> Then in the Aasiivisasutta (S iv 172-5) the four mahaabhuuta are
      compared to four (unspecified) kinds of viper. The Atthakathaa
      gives these names based on the effects of their venom, but these
      are not normal Pali words for snakes: ka.t.thamukha, puutimukha,
      aggimukha, and satthamukha.

      Yes, it is this group of four -- but I do not believe that they are all
      vipers. Regarding the names, as one can see from above, the Skt names also
      seem to be derived from the effects of the venom -- for example, there is
      another called `svaasa-vi.saa. In my sources, mention of the four most
      feared venomous snakes clearly refers to actual snakes. Since modern Indian
      sources state that there are four extremely deadly snakes (saw-scaled
      vipers, Russell's vipers, spectacled cobras and the common krait, which
      between them kill over 25,000 people per annum in India), I think it is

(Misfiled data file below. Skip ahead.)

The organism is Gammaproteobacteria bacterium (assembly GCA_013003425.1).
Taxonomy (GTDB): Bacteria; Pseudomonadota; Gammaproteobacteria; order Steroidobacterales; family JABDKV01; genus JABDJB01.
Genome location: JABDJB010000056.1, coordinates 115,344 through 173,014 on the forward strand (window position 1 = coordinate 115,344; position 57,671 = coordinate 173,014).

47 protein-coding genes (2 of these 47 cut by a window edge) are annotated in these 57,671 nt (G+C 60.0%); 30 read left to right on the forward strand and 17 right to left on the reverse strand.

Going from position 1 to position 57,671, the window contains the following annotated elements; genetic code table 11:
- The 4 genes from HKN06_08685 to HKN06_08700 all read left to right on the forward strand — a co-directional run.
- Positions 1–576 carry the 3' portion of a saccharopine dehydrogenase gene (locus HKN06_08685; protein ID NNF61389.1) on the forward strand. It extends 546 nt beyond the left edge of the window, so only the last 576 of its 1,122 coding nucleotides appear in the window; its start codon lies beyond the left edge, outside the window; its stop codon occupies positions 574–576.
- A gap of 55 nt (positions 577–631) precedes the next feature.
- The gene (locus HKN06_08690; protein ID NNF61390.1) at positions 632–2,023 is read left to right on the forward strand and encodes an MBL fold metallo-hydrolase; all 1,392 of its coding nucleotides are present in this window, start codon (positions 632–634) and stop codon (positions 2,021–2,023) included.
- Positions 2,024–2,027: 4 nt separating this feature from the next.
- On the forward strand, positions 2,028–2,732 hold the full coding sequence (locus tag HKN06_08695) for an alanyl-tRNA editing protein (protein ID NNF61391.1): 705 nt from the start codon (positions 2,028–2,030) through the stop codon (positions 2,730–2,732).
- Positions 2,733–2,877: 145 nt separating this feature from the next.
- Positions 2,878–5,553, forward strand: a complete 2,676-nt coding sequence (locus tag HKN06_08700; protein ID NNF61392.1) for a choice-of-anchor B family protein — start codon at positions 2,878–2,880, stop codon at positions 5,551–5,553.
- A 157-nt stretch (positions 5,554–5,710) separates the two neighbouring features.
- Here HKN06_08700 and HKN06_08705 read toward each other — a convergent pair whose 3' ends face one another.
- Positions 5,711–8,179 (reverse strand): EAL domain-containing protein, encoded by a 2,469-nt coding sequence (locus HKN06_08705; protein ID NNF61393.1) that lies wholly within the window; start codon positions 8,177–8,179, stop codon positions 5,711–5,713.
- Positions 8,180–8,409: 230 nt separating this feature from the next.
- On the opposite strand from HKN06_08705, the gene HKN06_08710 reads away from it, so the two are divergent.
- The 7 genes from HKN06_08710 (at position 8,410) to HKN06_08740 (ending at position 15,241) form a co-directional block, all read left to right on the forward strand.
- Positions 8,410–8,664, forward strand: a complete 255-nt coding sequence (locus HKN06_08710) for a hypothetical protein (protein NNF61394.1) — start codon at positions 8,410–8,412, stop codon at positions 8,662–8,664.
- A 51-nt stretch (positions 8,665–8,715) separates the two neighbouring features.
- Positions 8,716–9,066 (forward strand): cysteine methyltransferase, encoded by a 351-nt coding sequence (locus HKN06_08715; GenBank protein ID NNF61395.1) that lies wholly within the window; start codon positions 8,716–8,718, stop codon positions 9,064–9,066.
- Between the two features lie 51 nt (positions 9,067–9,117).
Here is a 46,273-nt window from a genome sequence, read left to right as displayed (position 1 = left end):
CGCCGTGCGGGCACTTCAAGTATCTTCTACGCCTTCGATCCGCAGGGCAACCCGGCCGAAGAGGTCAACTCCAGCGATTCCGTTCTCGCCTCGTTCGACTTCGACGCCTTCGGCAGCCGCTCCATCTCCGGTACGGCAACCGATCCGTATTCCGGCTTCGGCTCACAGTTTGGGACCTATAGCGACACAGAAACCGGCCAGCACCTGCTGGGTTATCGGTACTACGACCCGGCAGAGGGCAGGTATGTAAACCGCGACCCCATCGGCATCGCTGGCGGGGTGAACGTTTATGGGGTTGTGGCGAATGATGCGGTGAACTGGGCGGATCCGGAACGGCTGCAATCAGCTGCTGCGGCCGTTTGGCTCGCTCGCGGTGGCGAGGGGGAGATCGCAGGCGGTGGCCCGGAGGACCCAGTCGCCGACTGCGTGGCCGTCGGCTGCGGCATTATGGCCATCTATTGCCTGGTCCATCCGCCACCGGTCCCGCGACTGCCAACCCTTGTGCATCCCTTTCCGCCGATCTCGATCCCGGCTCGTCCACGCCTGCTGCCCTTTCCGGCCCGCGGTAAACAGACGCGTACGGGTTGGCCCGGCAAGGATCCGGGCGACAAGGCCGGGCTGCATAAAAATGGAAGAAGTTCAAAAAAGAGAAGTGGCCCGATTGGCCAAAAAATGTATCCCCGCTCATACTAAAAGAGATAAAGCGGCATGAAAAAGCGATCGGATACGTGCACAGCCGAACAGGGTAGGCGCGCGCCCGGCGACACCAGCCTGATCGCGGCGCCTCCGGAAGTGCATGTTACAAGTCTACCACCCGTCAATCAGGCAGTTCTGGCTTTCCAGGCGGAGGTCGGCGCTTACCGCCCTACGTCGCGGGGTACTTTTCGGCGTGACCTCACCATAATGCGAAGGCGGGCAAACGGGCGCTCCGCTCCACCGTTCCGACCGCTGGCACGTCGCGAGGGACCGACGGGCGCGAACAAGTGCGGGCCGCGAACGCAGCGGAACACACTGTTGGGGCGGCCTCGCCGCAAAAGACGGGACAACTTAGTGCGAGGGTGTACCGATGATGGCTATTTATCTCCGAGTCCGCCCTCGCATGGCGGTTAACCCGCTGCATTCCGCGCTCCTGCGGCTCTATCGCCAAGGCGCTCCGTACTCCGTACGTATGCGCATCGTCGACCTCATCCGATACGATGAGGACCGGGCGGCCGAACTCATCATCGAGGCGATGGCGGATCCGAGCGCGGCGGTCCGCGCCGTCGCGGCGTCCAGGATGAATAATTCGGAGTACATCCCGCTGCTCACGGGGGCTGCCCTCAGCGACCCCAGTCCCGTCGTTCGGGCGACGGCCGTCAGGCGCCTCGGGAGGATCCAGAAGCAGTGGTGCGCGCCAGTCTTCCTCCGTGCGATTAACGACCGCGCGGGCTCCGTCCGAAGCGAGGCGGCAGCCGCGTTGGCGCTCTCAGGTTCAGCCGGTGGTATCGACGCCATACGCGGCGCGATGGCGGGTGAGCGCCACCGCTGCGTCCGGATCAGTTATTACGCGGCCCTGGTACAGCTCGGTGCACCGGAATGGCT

reasonable to assume the the four classical venomous snakes and the four
      "modern" ones. I would just like to know which is which -- but
      surprisingly, nobody seems to know.

      >The ka.t.thamukha's venom (representing pa.thavii) makes the
      victim's body and limbs become as stiff as a board. The
      puutimukha's venom (representing aapo) makes the body ooze with
      pus like an over-ripe jakfruit. The aggimukha's venom
      (representing tejo) makes the victim feel as if the body were on
      fire. The venom of the satthamukha (representing vayo) makes him
      feel he is being drilled full of holes.
      [snip]